I didn’t think that was a 2023 trend. I think that’s been around for a long time. But hey, I digress. Uh, the man from consumers on more sustainability in retail continues to increase in, uh, Sophia, we were just talking about that you and Enrique rethinking returns and charging for them. Perhaps y’all me be familiar with all the returns and reverse logistics, uh, interviews we’ve had here with our good friend, Tony Sheroda and rla, and the balancing act of brick and mortar and, uh, e-commerce, right? And digital commerce. Uh, those are just a couple of those that were featured in this article. Sophia, which one of those, or or the other four really caught your eye?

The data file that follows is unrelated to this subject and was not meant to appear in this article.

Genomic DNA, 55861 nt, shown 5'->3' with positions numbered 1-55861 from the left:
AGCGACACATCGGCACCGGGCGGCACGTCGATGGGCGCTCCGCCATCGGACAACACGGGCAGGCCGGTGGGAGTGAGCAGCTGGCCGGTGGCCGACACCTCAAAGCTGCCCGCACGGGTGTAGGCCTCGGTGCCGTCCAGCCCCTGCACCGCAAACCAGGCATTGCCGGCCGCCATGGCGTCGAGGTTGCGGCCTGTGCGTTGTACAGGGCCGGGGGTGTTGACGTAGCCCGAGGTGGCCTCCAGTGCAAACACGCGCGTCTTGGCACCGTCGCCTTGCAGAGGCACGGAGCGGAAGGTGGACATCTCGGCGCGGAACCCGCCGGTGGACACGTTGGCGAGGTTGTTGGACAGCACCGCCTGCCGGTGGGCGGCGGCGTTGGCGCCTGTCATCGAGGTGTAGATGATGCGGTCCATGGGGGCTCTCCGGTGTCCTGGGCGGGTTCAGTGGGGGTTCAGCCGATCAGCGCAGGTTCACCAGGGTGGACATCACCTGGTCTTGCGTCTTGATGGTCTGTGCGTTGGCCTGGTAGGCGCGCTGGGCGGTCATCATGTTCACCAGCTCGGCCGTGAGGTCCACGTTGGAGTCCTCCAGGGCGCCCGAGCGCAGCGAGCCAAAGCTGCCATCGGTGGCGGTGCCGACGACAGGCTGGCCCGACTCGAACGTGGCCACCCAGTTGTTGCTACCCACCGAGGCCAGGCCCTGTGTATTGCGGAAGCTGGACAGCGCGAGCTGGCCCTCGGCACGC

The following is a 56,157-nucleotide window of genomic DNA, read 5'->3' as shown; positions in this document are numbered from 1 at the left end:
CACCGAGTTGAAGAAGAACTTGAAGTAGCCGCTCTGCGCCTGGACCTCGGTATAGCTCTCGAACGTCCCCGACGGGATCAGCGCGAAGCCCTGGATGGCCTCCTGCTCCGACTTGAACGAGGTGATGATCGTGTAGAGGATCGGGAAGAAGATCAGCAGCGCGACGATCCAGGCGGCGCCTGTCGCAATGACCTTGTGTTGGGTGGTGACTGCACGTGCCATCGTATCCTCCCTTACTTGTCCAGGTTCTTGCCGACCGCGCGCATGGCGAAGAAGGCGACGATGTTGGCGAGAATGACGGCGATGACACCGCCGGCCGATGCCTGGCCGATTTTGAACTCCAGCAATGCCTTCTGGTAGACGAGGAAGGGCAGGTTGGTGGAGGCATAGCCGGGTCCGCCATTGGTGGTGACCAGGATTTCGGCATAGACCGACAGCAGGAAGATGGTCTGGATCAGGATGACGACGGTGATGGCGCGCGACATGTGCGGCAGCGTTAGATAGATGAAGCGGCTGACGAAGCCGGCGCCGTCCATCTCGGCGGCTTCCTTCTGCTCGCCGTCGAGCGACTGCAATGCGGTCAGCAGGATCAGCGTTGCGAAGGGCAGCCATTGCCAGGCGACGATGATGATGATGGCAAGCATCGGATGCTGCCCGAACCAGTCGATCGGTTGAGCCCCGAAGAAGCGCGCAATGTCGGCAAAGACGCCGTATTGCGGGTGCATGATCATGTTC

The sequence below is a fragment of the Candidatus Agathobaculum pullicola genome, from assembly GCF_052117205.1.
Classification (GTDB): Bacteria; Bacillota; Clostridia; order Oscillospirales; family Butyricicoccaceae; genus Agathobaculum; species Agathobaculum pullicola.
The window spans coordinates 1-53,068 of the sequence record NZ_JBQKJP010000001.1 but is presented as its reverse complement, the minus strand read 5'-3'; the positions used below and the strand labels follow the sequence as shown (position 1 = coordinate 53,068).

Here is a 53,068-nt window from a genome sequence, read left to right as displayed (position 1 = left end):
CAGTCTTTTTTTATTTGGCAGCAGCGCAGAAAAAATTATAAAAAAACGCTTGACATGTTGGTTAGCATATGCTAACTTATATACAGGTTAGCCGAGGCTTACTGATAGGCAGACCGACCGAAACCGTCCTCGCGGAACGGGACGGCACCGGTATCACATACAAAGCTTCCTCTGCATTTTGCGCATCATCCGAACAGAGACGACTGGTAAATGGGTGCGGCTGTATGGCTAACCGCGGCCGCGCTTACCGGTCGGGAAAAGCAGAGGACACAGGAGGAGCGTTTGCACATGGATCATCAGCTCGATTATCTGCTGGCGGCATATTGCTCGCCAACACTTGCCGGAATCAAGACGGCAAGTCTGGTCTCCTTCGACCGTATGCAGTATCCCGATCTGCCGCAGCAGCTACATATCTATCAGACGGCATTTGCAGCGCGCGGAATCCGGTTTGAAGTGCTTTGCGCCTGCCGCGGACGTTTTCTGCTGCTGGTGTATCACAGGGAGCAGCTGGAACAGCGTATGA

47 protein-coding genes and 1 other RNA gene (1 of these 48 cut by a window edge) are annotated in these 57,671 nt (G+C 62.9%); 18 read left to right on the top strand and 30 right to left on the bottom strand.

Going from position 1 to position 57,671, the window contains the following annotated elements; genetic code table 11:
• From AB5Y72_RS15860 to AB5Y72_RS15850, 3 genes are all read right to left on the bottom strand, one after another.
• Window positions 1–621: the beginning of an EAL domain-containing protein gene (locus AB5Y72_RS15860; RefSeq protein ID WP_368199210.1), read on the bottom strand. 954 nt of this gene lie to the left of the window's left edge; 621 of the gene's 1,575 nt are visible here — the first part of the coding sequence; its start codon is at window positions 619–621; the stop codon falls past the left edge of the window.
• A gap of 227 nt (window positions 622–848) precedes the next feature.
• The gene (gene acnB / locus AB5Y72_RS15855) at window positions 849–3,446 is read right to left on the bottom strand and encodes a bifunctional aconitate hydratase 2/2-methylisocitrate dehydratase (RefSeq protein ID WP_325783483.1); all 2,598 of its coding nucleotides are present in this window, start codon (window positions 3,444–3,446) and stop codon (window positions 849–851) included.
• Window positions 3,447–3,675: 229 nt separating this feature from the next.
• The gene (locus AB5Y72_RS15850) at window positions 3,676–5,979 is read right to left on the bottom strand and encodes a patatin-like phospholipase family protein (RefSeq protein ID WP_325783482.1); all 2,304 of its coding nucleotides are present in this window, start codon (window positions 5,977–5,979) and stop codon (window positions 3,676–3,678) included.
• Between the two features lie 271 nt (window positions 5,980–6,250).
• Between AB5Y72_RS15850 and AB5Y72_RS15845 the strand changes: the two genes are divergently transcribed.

Sofia Rivas Herrera (00:33:51):

Mm. Perhaps I’m, I’m gonna touch on, on returns a little bit. Sure. If I were to be the queen of returns or something like that, I would be so strict on policy returns. Mm-hmm. <affirmative>, like, I feel like this huge customization of you can return it through this channel. You can, uh, return it f for us. Uh, you can keep it for as long as you won. And there’s no restriction on the X days that you have to, um, you have to until returning or, um, those kind of things are have been like shooting in our feet all these time, <laugh>. Like, and, and we know this and we’ve experienced it, and we still have all our returns piled up in many disease around the world. And there is no way, uh, to tackle those and put ’em back to shelf at a faster pace because we are also very concerned on the output of whatever we are selling, right? Mm-hmm. So that’s just one idea. Yeah. Maybe it’s a very, uh, intense idea, but I feel like there should be a play from the consumer to be responsible for their returns, and that also echoes to sustainability. Yep.

Scott Luton (00:35:15):